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  • Meeting abstract
  • Open Access

Metabolic control of systemic lupus erythematosus: convergence of genetic and environmental factors on mitochondrial dysfunction and mTOR reveal treatment targets in lupus

  • 1
Arthritis Research & Therapy201214 (Suppl 3) :A35

  • Published:


  • Nitric Oxide
  • Systemic Lupus Erythematosus
  • Tyrosine Kinase
  • Rapamycin
  • Mitochondrial Dysfunction

Systemic lupus erythematosus (SLE) is characterized by the dysfunction of T cells, B cells, and dendritic cells, the release of proinflammatory nuclear materials from necrotic cells and the formation of antinuclear antibodies (ANA) and immune complexes of ANA with DNA, RNA, and nuclear proteins [1]. Oxidative stress and inflammation lead to parenchymal and vascular tissue damage, the latter resulting in accelerated atherosclerosis that is a major cause of mortality in SLE. Activation of the mammalian target of rapamycin (mTOR) has recently emerged as a key factor in abnormal activation of T cells and B cells in SLE [2]. In T cells, increased production of nitric oxide and mitochondrial hyperpolarization (MHP) were identified as metabolic checkpoints upstream of mTOR activation. mTOR controls the expression T-cell receptor-associated signaling proteins CD4 and CD3ζ through increased expression of the endosome recycling regulator Rab5 and HRES-1/Rab4 genes [3], enhances Ca2+ fluxing and skews the expression of tyrosine kinases both in T cells and B cells, and blocks the expression of Foxp3 and the generation of regulatory T cells [4]. MHP, increased activity of mTOR, Rab GTPases, and Syk kinases, and enhanced Ca2+ flux have emerged as common T-cell and B-cell biomarkers and targets for treatment in SLE [5]. While inactivation and depletion of B cells have shown success in both animal models and patients, blockade of oxidative stress [6], mTOR [7], tyrosine kinases and T-cell-B-cell interaction are also being evaluated as targets for treatment in SLE.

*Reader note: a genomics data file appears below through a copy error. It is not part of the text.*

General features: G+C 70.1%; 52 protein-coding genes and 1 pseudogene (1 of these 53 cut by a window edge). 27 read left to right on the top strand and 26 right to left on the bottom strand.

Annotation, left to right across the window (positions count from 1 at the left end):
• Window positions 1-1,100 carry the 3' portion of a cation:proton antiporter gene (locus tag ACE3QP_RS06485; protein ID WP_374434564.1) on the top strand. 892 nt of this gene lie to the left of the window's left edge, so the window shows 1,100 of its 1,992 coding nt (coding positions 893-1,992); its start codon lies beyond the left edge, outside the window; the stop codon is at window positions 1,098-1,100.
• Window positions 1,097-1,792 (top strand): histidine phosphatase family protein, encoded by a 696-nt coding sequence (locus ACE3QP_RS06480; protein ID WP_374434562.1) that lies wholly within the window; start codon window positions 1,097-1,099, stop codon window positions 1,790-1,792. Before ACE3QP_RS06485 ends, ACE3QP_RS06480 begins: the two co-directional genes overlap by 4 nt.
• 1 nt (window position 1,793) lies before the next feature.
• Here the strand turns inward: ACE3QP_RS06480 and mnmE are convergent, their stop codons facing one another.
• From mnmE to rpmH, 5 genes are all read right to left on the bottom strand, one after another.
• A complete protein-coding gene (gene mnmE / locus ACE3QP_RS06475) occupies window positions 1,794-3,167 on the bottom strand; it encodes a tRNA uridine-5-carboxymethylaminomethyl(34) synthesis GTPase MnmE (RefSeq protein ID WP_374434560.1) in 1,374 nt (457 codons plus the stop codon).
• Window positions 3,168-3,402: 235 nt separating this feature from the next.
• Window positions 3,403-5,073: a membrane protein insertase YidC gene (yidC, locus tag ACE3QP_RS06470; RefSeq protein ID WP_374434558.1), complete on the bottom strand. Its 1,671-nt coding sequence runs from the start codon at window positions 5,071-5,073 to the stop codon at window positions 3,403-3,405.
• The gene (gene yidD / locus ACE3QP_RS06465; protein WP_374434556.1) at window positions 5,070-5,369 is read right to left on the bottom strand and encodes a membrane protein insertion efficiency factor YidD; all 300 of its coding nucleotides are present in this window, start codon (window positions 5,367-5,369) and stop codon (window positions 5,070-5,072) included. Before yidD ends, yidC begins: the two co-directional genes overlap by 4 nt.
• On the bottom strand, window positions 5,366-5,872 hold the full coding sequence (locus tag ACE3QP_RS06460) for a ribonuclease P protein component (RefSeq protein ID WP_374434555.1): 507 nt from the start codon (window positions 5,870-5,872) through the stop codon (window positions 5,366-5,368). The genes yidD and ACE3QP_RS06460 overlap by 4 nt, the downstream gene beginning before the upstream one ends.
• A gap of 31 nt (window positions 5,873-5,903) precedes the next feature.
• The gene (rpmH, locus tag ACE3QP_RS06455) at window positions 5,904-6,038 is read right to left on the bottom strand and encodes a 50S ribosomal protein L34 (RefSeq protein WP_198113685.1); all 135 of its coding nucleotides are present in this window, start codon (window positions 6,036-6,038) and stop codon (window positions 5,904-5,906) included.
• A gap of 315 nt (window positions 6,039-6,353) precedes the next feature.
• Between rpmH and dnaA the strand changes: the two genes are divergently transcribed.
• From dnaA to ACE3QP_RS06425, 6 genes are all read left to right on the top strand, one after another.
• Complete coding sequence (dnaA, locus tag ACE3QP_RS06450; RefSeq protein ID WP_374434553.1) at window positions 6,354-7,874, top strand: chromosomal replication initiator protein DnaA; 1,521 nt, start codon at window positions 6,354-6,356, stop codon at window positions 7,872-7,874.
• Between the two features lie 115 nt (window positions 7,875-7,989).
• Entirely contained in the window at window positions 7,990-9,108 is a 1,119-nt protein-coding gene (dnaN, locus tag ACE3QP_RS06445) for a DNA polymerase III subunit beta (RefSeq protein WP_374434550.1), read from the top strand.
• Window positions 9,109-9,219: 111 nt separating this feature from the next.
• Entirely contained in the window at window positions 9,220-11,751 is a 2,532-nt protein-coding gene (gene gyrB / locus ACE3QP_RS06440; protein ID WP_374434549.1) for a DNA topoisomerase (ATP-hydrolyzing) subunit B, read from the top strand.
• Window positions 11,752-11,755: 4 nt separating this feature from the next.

This study was supported in part by NIH grants AI 048079, AI072648, AT004332 and the Alliance for Lupus Research.

Authors’ Affiliations

State University of New York, Upstate Medical University, College of Medicine, Syracuse, NY, USA


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© Perl; licensee BioMed Central Ltd. 2012

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